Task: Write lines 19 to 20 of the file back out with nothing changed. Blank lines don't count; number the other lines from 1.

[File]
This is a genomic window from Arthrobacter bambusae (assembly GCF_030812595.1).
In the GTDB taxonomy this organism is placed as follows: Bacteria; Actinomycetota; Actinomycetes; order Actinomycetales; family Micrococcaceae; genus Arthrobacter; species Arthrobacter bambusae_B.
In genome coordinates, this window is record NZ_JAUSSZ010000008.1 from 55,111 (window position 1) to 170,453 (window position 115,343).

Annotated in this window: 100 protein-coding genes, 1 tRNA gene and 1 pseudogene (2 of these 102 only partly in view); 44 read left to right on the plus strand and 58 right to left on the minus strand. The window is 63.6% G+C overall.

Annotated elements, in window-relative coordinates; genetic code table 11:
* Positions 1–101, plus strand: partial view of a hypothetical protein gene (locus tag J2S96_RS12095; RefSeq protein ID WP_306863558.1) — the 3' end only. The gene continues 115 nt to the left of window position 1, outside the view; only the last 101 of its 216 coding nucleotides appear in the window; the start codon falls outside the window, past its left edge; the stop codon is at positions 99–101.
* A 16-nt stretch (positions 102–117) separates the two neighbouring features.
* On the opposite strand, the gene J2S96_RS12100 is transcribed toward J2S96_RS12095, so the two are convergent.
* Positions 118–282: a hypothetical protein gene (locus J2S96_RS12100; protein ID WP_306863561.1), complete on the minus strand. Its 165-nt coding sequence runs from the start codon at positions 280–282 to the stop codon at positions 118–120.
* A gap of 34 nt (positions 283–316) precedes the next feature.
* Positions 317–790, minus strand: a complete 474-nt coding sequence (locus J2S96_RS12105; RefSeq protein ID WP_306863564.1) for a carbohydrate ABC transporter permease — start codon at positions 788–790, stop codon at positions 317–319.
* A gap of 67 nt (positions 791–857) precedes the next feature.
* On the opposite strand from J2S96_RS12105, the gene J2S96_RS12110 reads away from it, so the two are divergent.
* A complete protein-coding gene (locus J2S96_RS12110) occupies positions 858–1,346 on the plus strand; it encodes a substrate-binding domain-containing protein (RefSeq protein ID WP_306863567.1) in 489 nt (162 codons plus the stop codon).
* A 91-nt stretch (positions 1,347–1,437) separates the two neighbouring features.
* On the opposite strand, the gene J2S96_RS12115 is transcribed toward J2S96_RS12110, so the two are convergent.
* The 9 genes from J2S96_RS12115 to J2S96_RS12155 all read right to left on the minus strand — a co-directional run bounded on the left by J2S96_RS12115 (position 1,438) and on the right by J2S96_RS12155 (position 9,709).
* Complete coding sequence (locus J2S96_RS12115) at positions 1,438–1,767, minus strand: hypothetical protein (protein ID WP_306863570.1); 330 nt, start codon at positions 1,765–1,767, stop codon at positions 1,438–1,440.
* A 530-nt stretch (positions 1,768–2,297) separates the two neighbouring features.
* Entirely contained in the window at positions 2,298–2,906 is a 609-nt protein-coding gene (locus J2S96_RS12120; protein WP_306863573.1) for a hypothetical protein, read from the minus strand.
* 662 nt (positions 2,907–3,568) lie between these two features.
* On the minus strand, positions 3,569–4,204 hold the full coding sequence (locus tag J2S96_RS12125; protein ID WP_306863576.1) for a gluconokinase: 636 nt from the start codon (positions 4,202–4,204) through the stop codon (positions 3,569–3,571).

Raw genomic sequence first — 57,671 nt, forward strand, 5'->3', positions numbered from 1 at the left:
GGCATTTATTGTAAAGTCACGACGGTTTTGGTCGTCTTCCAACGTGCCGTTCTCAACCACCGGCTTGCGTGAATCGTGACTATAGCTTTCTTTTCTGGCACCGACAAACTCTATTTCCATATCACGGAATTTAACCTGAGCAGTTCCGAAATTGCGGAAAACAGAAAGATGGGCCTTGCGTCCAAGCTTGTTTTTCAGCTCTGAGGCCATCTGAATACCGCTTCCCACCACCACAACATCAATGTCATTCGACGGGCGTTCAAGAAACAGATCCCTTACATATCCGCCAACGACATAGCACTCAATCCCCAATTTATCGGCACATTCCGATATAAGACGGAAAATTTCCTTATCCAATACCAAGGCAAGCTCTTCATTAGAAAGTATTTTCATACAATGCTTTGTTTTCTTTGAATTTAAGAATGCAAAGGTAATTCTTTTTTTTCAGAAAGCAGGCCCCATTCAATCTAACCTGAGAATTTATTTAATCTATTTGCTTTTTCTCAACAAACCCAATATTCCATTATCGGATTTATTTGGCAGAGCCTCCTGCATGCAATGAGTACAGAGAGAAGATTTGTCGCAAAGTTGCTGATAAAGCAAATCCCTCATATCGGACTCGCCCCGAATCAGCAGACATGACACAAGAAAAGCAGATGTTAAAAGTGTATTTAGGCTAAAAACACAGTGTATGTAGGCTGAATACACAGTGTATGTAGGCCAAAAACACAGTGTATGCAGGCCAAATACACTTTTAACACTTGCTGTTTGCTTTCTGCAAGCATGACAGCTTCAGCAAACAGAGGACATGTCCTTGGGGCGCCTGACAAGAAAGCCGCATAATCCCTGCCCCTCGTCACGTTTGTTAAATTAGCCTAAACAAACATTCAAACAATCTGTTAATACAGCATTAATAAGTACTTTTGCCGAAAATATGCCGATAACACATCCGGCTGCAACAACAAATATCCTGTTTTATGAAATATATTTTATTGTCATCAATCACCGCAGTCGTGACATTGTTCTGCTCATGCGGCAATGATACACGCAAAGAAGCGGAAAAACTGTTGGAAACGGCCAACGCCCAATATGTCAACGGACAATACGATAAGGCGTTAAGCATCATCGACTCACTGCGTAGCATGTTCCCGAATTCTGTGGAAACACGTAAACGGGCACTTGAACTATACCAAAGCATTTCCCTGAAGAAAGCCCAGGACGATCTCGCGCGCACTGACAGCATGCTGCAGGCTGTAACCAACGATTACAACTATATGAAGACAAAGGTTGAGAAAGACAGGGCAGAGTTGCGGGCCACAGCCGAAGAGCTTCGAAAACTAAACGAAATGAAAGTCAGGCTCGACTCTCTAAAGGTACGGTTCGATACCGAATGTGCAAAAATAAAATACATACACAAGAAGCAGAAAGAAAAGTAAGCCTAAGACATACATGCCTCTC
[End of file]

* A 530-nt stretch (positions 1,768–2,297) separates the two neighbouring features.
* Entirely contained in the window at positions 2,298–2,906 is a 609-nt protein-coding gene (locus J2S96_RS12120; protein WP_306863573.1) for a hypothetical protein, read from the minus strand.